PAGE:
While external links to your site from other websites raise your online authority, internal links are also important. As well as leading customers around your site, they also play an important role in SEO.

New blog posts give existing customers a reason to return to your website

Blogging about topics your customers are interested in gives them a reason to return to your website. Blogs are great places to announce new product ranges, services or special offers and as well detailed advice and tips.

Blogging helps build your mailing list

There are many ways to advertise your business, both paid and unpaid. Print advertising can be very expensive. Social media can be very effective with little monetary outlay but, it can be unpredictable. You could spend a great deal of time building a social media presence, but who sees the things you share depends on the algorithms controlled by the social media giants. A great deal is out of your hands. Worst of all though, occasionally channels close down completely, as did Stumble Upon and Google Plus.

Unlike social media, you own and have complete control over your mailing list. And a blog is a great way to entice people to sign up.

Promote interaction and gain feedback

With your blog, you have the opportunity to allow people to leave comments at the end of each blog post, which you can then reply to.

You can turn this function off entirely, however, the ability to leave comments gives your customers a voice and a chance to leave feedback and interact with you. A great way to enhance customer loyalty.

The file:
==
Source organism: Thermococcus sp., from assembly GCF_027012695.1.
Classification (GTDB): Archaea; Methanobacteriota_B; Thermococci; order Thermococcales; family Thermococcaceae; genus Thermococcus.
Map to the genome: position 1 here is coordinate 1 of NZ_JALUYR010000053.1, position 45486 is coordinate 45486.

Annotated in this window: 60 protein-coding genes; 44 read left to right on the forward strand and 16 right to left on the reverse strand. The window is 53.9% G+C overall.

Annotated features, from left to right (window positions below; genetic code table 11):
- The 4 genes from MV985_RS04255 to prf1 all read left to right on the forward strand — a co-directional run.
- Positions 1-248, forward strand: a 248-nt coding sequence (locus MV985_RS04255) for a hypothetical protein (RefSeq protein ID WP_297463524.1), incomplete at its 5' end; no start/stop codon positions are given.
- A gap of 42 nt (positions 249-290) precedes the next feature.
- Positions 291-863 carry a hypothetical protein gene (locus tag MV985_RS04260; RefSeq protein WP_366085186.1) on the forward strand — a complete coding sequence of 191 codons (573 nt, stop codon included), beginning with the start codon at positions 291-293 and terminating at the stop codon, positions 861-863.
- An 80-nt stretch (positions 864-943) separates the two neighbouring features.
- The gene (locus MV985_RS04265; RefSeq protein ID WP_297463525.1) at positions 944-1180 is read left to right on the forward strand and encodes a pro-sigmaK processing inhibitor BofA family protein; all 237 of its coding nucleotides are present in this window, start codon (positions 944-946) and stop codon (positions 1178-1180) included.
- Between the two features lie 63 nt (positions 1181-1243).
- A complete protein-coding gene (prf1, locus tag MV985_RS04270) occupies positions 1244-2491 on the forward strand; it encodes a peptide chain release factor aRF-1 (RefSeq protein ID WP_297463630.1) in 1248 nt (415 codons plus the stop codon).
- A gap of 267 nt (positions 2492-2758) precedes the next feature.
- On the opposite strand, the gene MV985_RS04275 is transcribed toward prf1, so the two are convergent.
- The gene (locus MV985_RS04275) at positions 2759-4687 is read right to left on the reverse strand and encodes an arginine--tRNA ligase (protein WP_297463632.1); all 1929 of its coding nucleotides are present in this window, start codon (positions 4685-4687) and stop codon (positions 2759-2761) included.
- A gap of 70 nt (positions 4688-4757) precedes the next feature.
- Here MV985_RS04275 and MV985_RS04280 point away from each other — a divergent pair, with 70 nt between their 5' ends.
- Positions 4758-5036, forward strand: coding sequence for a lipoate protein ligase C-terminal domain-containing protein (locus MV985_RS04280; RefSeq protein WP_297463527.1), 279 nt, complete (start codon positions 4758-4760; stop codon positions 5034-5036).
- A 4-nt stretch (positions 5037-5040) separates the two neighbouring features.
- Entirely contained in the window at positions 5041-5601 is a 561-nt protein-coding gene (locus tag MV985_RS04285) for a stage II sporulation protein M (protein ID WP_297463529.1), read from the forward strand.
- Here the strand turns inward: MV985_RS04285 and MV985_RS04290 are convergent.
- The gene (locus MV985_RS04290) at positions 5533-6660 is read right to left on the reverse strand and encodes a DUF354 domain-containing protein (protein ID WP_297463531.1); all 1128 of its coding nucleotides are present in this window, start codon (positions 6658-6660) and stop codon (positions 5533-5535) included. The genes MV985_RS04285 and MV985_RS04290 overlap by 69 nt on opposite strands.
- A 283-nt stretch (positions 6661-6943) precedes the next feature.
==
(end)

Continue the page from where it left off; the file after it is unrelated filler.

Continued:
Create content for your social media posts

Blog posts are great for sharing on social media be it on your Facebook page, in your Instagram stories or a quick tweet on Twitter. Think about where your typical customer hangs out on social media and target those channels, just one or two to begin with.

Why would blogging not be right for my business?

  • Do you have plenty of customers already?
  • Do your customers typically discover you by word of mouth, via directories such as or, if you are not solely an online business, by walking past your shop front?
  • Are you short on time?

If you answered yes, to all of the above, then setting up a blog right now is possibly not the best use of your time.

While it’s important to have a well-designed, fast loading, secure website where people can check your location, opening times, your services and prices etc, blogging is an optional extra and it is time-consuming. For most businesses, it is worthwhile.

One word of warning, any post, or page for that matter, on your website that gets no or very few visitors is actually bad for SEO and may negatively impact your ranking, so you need to write blog posts that people will want to read and optimise them for serach engines.


Part 2: Beginner’s guide to blogging and SEO

Blogging and SEO are vast topics. Here I’d like to share with you all the basics about what you need to know when optimising blog posts for search engines.

Targeting keywords and phrases

Keywords (or key phrases) are the phrases people type into search engines when looking for something. A website targets the keywords relevant to its content. Ask yourself “What will someone looking for a business like mine type into search engines?”

However, many keywords are very hard to rank for as there are a lot of websites already targeting those keywords. This means you are unlikely to appear on the first page of any search results unless your website can show authority in the topic you are targetting.

When you launch a new website, the authority that search engines assign to your website is low. Several things affect this. The age of your website is an important factor as older websites are seen to have more authority than new sites. The number of other sites linking to your site is another. The amount of relevant content on your site is also used as an indicator of your expertise on that subject.

It’s hard for a new website to rank for popular keywords. Be patient though and good things will come if you follow good practices. In the meantime, you might want to start by targeting less common key phrases.